Antarctica: modern adventures

BACK TO ALL STORIES

Modern Antarctic Adventures

In 1945, the Australian Federation was forty-four years old. Like many other nations, Australia was looking to the future after the turmoil of the Second World War. Several countries saw Antarctica as a potential source of territory, fishing and mineral resources.

Series 02: Arthur Scholes, slides of the Australian Antarctic expedition to Heard Island, 1947-1949
1947-1949
Arthur Scholes
View collection item detail
Digital ID: 
a1813007
Series 02: Arthur Scholes, slides of the Australian Antarctic expedition to Heard Island, 1947-1949
1947-1949
Arthur Scholes
View collection item detail
Digital ID: 
a1813025
Louis Edward Macey papers related to Antarctica, 1947-1984
1947-1984
Digital ID: 
a1815009
View collection item detail

Antarctic explorer and scientist Sir Douglas Mawson approached the Australian Government and lobbied for renewed exploration and scientific effort in Antarctica. Swayed by Mawson's arguments and influenced by the increasing United States interests in Antarctica, the government agreed, and a series of departmental committees was established. These quickly became institutionalised in 1947 as the Australian National Research Expedition or ANARE (Expedition later became Expeditions).

After a series of reconnaissance flights, Australians established a base at Heard Island in 1947 and at Macquarie Island in 1948.  While these stations were established, Australians began a review of the Antarctic coast directly south of Australia, with the intention of setting up a permanent base on the mainland. It was to be the first permanent scientific base established on the main Antarctic continent.

In 1954, the Danish ship Kista Dan was chartered by the Australian government to take men and supplies south for the establishment of a base. The site was to be on the coast of  MacRobertson Land. The vessels LST 3501 (later renamed HMAS Labuan) and the Kista Dan became famous as the first vessels to run supply and relief expeditions from Australia to its Antarctic bases.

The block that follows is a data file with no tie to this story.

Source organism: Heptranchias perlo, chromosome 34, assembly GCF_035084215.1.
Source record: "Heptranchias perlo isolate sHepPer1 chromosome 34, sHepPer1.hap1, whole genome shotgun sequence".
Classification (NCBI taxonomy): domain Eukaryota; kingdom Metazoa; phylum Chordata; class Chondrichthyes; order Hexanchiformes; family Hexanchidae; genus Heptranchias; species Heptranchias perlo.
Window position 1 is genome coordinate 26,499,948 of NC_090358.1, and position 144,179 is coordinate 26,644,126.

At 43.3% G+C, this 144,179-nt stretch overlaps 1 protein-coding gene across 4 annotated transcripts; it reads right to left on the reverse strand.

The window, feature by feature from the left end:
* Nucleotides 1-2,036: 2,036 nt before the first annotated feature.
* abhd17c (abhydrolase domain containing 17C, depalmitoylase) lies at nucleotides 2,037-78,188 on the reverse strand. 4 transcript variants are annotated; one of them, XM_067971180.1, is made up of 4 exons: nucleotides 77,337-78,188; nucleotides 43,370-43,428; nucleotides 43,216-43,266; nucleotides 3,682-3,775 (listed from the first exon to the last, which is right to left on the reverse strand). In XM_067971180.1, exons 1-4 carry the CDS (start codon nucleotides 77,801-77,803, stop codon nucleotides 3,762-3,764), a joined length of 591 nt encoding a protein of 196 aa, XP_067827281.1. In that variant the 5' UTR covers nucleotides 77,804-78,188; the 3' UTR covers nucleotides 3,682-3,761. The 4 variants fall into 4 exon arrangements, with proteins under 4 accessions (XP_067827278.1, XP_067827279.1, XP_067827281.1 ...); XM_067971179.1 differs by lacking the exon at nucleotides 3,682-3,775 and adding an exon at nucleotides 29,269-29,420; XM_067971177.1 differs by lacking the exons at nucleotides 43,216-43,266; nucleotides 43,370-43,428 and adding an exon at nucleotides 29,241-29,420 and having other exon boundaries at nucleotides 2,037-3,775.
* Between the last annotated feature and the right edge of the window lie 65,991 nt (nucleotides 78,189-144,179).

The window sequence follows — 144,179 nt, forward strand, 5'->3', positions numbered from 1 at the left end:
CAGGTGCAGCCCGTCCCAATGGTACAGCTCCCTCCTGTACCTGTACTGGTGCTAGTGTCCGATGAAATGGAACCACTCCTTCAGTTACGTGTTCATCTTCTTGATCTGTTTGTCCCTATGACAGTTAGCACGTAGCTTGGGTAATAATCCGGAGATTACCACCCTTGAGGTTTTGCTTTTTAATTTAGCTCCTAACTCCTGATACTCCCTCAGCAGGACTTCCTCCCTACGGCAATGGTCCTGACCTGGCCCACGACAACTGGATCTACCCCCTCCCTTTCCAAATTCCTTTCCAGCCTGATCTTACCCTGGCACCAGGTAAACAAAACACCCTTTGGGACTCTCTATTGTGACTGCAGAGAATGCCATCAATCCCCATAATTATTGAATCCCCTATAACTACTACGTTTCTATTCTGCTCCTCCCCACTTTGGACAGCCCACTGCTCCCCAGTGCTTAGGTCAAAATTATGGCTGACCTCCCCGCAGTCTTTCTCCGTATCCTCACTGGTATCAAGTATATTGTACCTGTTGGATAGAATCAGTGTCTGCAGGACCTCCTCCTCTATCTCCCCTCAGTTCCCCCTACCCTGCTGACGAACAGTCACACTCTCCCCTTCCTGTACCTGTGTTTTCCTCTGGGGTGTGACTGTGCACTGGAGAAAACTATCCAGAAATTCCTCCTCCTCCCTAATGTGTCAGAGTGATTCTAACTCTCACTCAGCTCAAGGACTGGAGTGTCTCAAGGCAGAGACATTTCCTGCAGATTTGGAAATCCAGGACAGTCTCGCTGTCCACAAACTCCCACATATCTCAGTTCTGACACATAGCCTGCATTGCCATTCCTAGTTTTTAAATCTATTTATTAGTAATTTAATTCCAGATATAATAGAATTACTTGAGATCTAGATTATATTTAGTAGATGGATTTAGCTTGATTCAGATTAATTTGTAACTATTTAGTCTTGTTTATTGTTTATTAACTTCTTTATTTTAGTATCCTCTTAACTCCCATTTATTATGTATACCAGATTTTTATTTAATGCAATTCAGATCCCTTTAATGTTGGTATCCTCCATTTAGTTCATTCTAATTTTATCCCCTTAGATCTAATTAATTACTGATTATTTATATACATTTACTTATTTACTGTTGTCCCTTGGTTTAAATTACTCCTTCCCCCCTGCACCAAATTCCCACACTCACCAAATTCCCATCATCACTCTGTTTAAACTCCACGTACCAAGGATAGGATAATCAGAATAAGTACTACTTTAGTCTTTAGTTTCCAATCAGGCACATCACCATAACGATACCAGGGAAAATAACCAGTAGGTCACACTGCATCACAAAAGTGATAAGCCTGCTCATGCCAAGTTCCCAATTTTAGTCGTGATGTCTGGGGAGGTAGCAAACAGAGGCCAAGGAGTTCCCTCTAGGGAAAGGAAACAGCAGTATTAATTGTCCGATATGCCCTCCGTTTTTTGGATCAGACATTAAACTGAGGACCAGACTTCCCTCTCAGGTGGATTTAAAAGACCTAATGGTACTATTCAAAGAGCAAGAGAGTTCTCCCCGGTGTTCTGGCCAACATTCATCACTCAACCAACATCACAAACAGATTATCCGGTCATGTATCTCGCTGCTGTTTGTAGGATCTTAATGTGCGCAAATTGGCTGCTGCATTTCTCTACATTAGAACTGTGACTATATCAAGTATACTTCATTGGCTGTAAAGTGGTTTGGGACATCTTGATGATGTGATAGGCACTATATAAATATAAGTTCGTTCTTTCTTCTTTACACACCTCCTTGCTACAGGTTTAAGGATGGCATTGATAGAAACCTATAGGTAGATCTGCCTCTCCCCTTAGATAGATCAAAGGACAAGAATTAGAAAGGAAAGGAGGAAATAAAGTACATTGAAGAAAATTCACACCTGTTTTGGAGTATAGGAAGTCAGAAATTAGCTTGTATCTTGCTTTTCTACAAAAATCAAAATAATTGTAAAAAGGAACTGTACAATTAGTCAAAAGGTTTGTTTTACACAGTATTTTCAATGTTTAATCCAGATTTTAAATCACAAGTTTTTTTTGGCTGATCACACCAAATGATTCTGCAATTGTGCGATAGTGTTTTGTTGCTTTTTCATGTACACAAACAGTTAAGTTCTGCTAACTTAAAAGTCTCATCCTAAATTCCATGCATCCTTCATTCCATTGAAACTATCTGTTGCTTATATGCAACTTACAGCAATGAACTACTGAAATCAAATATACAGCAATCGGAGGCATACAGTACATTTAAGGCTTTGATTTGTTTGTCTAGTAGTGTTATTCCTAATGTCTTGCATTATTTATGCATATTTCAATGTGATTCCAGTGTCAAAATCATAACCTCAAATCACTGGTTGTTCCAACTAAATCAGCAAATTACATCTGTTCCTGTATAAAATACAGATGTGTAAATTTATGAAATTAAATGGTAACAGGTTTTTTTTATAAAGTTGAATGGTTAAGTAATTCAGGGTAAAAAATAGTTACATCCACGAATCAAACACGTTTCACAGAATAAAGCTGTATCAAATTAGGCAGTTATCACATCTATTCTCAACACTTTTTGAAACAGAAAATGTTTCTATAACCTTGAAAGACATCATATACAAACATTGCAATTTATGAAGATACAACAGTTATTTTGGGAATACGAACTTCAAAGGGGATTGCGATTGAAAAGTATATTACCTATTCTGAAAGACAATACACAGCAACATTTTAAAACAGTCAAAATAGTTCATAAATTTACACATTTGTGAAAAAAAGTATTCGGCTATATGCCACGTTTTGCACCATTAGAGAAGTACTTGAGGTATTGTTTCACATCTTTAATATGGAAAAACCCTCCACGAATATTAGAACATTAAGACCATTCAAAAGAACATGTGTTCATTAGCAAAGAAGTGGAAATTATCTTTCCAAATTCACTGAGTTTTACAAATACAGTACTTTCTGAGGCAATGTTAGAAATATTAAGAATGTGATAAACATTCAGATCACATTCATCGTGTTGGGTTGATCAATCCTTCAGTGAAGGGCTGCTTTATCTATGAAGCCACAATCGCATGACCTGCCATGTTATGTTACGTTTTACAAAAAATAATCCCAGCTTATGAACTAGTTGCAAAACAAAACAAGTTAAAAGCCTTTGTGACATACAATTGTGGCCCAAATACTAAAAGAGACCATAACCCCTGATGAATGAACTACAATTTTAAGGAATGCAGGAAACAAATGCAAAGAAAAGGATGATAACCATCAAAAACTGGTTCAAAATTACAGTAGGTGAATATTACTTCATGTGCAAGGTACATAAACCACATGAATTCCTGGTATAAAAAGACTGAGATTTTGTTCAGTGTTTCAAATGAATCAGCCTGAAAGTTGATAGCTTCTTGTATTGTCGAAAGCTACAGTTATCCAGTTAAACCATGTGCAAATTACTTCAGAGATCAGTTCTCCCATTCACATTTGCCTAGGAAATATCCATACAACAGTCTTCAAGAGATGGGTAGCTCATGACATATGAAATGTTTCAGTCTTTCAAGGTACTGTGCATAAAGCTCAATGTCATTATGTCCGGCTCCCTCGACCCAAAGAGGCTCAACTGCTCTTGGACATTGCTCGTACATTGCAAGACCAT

After an eventful journey south the men finally landed their stores and building supplies on an area behind what is now Horseshoe Bay in February 1954. A flag-raising ceremony was undertaken and Mawson Base formally opened. Australia’s occupation of Antarctica had begun.

Antarctica 1939

The British Australian New Zealand Antarctic Research Expedition (BANZARE) led by Sir Douglas Mawson sailed along the Antarctic coast in 1929-1931 and claimed the land that later became theAustralian Antarctic Territory (AAT).  In 1936, the Australian government formally took possession of the Territory.

Maps are public acts of political activity and possession. In 1939, the Property and Survey Branch, Department of the Interior, published a map which defined Australia's territory.  The place names on the map commemorate the sponsors of Antarctic expeditions, eg. MacRobertson Land, named in 1930 after the Australian confectionary manufacturer who sponsored BANZARE, and earlier explorers eg. Wilkes Land, after American Charles Wilkes who explored the area in 1840 with the United States Exploring Expedition 1838-1842.

At an estimated 6,119,818 km², the AAT is approximately 42% of the Antarctic continent. Itconsists of all the islands and territory south of 60°S and between 44°38' E and 160°E, except for Adelie Land (136°11' E to 142°02' E).

The State Library of NSW holds an original 1939 copy of the Antarctic map with its accompanying handbook and index. It is considered the 'world's first reliable map' of Antarctica. The map was widely distributed at the time of publication and were out of stock by 1946. The second edition was finally published in 1956.

The majority of items provided through this service are no longer the subject of copyright restrictions, or have been cleared for display in this service by the Copyright owners. The State Library of New South Wales has made every reasonable effort to locate, contact and acknowledge copyright owners. Any copyright owners who are not properly identified and acknowledged on this website should contact the Library so that corrections can be made. 

Made possible through a partnership with Mark Burrows AO